Skip to main content

Rhizobium meliloti secreted proteins and their transport system - structural features and role in galactoglucan exopolysaccharide biosynthesis


Research objectives and content
The Gram-negative soil bacterium R. meliloti is able two produce two exopolysaccharides, EPS I (succinoglycan) and EPS II (galactoglucan). At least one of these is required to establish an effective symbiosis with alfalfa. Two gene clusters directing the biosynthesis of EPS I or EPS II (exp genes) were studied and functions were proposed fo of the exp gene products. These data suggested that expDI and expD2 encode components of bacterial ABC (ATP binding cassette) exporter complexes involved in the secretion of proteins containing a C-terminal secretion signal. The expEl gene located just downstream of these two exporter genes might encode a protein secreted by this complex, since ExpEI contains a putative C-terminal secretion signal. Furthermore, ExpE1 displayed homologies to rhizobial NodO proteins. These proteins have pore-forming activity in lipid bilayers and bind Ca-ions. The functions of the three exp gene products in EPSII biosynthesis is unknown, but mutants in expDl and expDI were blocked in EPSII production. In this project biochemical aspects of three exp gene products of R. meliloti will be studied. Analyses of ExpEI will be carried out to demonstrate if it constitutes a secreted protein and if its secretion is mediated by the ExpDI and ExpD2 complex ExpE1 is secreted further analysis concerning the secretion signal and the Ca-ion-binding activity are carried out. We also intend to further determine the specific functions of these proteins in EPS II biosynthesis.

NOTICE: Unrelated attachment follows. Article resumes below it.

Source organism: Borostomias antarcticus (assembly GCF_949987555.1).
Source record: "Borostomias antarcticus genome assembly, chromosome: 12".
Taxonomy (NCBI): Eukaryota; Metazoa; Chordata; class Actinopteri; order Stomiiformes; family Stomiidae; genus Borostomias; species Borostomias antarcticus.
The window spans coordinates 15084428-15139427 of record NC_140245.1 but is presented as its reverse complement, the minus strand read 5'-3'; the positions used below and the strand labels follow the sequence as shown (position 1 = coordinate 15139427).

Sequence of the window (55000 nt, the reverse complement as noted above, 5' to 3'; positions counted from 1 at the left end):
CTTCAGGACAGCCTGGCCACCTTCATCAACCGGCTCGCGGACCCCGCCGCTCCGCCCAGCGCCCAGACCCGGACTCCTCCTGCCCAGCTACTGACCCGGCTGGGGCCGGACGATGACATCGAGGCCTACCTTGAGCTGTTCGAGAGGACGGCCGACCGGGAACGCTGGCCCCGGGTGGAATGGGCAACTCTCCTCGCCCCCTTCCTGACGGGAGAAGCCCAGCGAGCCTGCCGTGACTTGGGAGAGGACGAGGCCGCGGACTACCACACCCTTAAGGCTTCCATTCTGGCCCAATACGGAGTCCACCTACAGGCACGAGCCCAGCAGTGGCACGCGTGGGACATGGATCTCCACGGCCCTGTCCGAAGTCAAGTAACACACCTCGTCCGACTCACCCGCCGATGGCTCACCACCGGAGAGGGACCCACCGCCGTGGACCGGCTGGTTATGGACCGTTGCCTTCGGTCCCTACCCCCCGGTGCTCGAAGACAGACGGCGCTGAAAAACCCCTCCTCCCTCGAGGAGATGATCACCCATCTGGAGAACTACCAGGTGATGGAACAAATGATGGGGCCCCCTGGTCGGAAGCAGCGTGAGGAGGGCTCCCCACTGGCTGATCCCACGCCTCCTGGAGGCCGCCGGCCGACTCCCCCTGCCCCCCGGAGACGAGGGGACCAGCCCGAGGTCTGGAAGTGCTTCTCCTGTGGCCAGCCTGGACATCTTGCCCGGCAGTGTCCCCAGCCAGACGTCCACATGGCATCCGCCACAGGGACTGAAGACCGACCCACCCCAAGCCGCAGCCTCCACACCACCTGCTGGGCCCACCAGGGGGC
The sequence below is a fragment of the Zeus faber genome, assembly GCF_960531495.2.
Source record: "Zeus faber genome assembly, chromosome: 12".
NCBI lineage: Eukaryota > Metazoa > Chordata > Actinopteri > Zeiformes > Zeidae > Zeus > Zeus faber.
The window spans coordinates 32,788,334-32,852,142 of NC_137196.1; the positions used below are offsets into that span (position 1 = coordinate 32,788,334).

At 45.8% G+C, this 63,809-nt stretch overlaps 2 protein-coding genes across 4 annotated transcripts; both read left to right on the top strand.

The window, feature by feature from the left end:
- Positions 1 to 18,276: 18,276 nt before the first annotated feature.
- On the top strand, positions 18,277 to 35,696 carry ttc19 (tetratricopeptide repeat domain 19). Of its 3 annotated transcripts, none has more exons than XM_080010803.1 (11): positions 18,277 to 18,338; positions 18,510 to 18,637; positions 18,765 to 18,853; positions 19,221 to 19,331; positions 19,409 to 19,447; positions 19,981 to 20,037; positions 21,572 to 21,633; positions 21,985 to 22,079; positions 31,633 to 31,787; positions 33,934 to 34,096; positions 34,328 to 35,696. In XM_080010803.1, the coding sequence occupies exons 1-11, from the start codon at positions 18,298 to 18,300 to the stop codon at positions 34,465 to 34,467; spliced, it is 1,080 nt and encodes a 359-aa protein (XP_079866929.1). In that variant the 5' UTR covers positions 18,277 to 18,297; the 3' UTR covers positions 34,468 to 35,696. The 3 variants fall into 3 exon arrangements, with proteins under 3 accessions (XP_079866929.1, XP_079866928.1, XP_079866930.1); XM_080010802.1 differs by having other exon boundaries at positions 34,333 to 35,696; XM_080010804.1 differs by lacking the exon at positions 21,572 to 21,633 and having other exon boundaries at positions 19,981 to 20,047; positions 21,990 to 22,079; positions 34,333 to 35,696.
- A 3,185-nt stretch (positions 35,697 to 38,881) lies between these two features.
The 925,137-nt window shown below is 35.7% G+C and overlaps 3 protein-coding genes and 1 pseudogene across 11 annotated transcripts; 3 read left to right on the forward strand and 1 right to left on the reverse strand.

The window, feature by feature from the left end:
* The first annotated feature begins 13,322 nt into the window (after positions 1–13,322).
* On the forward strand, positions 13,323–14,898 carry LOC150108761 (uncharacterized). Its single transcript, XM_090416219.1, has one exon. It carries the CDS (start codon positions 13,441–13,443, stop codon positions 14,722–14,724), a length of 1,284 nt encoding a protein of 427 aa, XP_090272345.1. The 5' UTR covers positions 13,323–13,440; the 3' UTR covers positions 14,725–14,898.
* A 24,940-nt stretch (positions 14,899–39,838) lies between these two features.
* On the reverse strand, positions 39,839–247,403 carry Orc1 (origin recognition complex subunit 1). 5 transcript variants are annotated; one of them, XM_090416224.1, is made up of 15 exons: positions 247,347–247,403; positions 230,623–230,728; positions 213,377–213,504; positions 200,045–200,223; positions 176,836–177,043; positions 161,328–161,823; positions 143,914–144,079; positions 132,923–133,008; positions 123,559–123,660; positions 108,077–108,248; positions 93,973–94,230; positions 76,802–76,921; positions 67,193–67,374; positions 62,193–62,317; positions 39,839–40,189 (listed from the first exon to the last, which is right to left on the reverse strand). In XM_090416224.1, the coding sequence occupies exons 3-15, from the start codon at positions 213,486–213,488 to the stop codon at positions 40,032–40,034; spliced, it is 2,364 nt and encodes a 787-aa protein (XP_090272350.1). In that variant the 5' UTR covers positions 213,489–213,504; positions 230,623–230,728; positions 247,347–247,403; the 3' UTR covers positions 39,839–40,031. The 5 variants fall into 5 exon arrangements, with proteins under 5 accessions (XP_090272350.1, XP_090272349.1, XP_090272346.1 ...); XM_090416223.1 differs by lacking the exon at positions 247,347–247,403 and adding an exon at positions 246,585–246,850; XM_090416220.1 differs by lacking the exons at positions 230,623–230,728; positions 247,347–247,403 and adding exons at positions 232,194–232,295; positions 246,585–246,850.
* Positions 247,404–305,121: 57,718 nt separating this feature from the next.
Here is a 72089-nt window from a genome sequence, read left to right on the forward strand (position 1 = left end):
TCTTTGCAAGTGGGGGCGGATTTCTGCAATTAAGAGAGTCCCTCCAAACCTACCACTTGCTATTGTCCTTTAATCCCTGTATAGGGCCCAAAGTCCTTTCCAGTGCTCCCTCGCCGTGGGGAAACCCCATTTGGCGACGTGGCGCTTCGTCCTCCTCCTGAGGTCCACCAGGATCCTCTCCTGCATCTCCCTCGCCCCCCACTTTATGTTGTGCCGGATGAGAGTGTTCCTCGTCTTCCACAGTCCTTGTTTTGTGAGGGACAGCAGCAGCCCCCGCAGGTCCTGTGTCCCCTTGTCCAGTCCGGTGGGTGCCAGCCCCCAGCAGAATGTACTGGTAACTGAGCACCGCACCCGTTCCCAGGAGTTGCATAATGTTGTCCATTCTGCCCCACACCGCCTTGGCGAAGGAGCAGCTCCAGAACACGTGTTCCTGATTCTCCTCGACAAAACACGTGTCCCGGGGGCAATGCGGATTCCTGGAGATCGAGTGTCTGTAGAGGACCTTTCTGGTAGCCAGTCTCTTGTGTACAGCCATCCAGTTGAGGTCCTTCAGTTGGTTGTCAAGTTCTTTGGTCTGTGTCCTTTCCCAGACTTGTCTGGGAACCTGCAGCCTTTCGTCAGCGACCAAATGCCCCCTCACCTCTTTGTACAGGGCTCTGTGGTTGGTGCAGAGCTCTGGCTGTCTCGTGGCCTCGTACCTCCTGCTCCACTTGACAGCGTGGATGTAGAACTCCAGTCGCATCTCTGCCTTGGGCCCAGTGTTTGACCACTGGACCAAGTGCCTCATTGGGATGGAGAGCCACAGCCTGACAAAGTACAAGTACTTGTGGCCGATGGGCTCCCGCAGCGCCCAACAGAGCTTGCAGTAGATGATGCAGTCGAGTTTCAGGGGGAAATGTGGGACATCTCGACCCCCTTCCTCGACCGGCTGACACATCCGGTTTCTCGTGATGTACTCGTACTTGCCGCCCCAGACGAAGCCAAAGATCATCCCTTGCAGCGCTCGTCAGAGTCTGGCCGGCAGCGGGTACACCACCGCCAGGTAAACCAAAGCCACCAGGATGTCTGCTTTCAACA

Training content (objective, benefit and expected impact)
This study will be based on the application of modern methods of bacterial genetics in conjunction with the appropriate use of techniques in protein biochemistry. All genetic and biochemical techniques to be used are well-established in the host group and have already been successfully applied to elucidate the genetics of R. meliloti EPS I and EPS II biosynthesis. Therefore, the research project proposed will greatly benefit from the experience of the EPS research group at the Lehrstuhl fuer Genetik of the University of Bielefeld. The same applies to me because I will obtain an in-depth training in the application of both genetic and biochemical techniques. This will enable me to carry out comparable research projects independently, when I return to my home country. The expected impact of this project is the analysis of the involvement of protein exporters and exported proteins in EPS II biosynthesis.

Funding Scheme

RGI - Research grants (individual fellowships)


Universität Bielefeld
25,Universitätsstraße 25
33615 Bielefeld

Participants (1)

Not available